Barb Wilkie's EHN Website
Last updated 2008

EHN Board President Barb Wilkie was very ill from chemically-induced kidney disease for several years. She passed away May 31, 2011. EHN presents this site both as a tribute and as valuable information. Many links and references will be out of date but Barb's research holds up over time. We will be transferring the site page by page, with updated details, to EHN's main site. If you would like to reach an EHN staff person, please contact us directly.


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Fragrance-Free Workplaces:
A Reasonable Accommodation

By Betty Kreeger

Disclaimer: This article is for information purposes only and should not be construed as legal advice.


For years, those disabled by respiratory illnesses struggled for recognition that a "smoke-free" work environment was the only accommodation that could be considered reasonable. Decades of lawsuits brought only inadequate piecemeal accommodation. Why? Because the courts and administrative agencies such as the Department of Justice (DOJ), Equal Employment Opportunity Commission (EEOC) and Department of Fair Employment and Housing (DFEH) declared it unreasonable to ask people to give up their right to smoke. Today, the chemically sensitive face this same grueling fight.

Just as virtually no case law existed then for those who sought a "smoke-free" work accommodation, little exists now for those of us who require a "fragrance-free" work environment. Fortunately, we do have these tobacco cases as a basis upon which to build good legal arguments for "fragrance-free" as a reasonable accommodation. One such case is a 1991 California case County of Fresno v. Fair Employment and Housing Commission, 226 Cal.App.3d 1541. Here, two County employees with severe respiratory illness, which caused them to have a hypersensitivity to tobacco smoke, filed suit when their employer failed to accommodate them with a "smoke-free" work environment. They argued that anything less was not an accommodation. The Court agreed.

Is hypersensitivity a disability? During the appeal, the employer first tried to show that the employees were not disabled. However, the Court ruled against the employer, stating that "the employees were physically handicapped . . . . since hypersensitivity to tobacco smoke causes a loss of function to those with severe lung disease." It reasoned that "tobacco smoke in the environment may simply be an environmental limitation to those who do not suffer from severe respiratory disorders and that to most people, tobacco smoke is merely irritating, distasteful or discomforting. However, someone who suffers from a respiratory disorder and whose ability to breathe is severely limited by tobacco smoke is, nevertheless, physically handicapped within the meaning of the Act." The importance of documenting your disability cannot be stressed enough. If the employer cannot show undue hardship, they will then attack your status as a disabled person.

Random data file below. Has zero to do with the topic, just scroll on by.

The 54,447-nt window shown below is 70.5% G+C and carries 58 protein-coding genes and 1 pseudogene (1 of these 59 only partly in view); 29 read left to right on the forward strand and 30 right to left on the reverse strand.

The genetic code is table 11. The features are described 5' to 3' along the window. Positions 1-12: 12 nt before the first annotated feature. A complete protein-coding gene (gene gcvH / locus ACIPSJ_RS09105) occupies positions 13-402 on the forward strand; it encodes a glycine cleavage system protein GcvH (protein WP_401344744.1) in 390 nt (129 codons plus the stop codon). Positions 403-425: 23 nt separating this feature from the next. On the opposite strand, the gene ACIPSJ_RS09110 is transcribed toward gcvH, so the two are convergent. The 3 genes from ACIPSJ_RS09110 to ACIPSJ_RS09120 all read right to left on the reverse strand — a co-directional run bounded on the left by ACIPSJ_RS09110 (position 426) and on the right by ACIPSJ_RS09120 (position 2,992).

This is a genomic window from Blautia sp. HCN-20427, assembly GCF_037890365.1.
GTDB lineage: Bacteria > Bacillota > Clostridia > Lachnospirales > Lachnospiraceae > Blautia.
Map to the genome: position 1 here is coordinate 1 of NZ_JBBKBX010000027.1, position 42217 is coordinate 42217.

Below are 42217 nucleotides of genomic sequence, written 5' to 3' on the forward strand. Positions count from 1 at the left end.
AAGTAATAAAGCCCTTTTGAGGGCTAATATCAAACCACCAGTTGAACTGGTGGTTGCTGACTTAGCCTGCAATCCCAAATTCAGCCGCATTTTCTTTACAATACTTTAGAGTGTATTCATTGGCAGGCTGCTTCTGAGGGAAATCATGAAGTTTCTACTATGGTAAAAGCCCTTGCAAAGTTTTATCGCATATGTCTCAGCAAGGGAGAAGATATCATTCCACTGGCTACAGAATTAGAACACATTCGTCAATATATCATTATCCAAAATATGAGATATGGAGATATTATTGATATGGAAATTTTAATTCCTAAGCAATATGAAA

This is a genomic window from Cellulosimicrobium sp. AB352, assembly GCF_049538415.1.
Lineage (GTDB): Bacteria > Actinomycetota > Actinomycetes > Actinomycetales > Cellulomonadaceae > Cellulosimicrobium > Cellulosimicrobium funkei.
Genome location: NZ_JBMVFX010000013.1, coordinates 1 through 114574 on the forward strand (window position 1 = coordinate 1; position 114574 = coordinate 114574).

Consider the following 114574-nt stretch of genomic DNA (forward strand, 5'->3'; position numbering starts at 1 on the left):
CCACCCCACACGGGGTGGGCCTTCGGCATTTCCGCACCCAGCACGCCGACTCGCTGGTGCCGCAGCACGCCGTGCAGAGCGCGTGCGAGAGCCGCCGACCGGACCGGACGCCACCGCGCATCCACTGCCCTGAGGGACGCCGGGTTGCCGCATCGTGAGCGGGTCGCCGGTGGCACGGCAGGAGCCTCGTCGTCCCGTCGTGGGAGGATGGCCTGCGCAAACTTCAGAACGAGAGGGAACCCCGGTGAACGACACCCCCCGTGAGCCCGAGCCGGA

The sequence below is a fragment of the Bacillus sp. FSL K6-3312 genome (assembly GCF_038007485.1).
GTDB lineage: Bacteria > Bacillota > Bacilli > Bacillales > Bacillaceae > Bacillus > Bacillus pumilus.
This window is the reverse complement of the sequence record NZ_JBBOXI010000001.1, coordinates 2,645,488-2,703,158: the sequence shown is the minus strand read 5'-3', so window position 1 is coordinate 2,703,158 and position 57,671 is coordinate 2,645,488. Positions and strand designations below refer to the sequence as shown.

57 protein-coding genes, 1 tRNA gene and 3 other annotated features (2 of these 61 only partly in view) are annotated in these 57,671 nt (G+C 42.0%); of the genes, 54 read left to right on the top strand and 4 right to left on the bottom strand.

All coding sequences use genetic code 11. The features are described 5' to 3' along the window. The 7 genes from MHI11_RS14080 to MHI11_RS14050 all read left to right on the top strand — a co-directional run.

What is considered a reasonable accommodation? That can vary widely. In this case, the County had made numerous "good-faith" efforts to accommodate. However, the court held that "an employer cannot hide behind its asserted good faith in order to avoid responsibility for discriminatory policies and working conditions" and that "despite the county's good faith efforts to accommodate the employees, the county failed to make a reasonable accommodation since there was not a smoke-free environment in which the employees could work." It further ruled that "although the county attempted a variety of remedial measures [the suit listed 11], none of the measures accomplished the accommodating environment requested by the employees. Even when supervisors asked smokers to be considerate of nonsmokers, smokers did not stop smoking. Therefore, the county's good faith efforts to accommodate the employees were not sufficient, since they did not alleviate the problem." This is similar to the argument that employers use that they are accommodating the chemically sensitive when they ask employees to wear only "a little bit of fragrance."

In addition, citing two earlier cases, the Commission ruled that "for accommodation efforts to be reasonable they must be successful" and "must be individually tailored to me the needs of the handicapped employee."

Finally, the ADA and other government regulations require that "facilities used by employees [be] readily accessible to and usable by handicapped individuals." Clearly, if the environment is not free of fragrance, then it is simply not accessible to and usable by the chemically sensitive.

Although the circumstances in every case will be different, and every plaintiff must prove his or her case, I believe this case is important as a basis for making the argument that the only reasonable accommodation for a chemically sensitive person who meets all the other requirements under the ADA is a fragrance-free, chemical-free working environment. That may be accomplished in several ways depending on the individual circumstances, but government agencies charged with the protection of the rights of those disabled by MCS (and the courts) need to understand that a fragrance/chemical free work environment must be the goal.

Disclaimer: This article is for information purposes only and should not be construed as legal advice.




NOTE: This article appears in EHN's Jan - Feb 1999 newsletter, The New Reactor.



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The Environmental Health Network (EHN) [of California] is a 501 (c) (3) non profit agency and offers support and information for the chemically injured. Learn from the work of Julia Kendall, get The BEST of the Reactor, join EHN and receive The New Reactor. See what influence the Chemical Manufacturers have had against those of us with EI. The URL for EHN's homepage is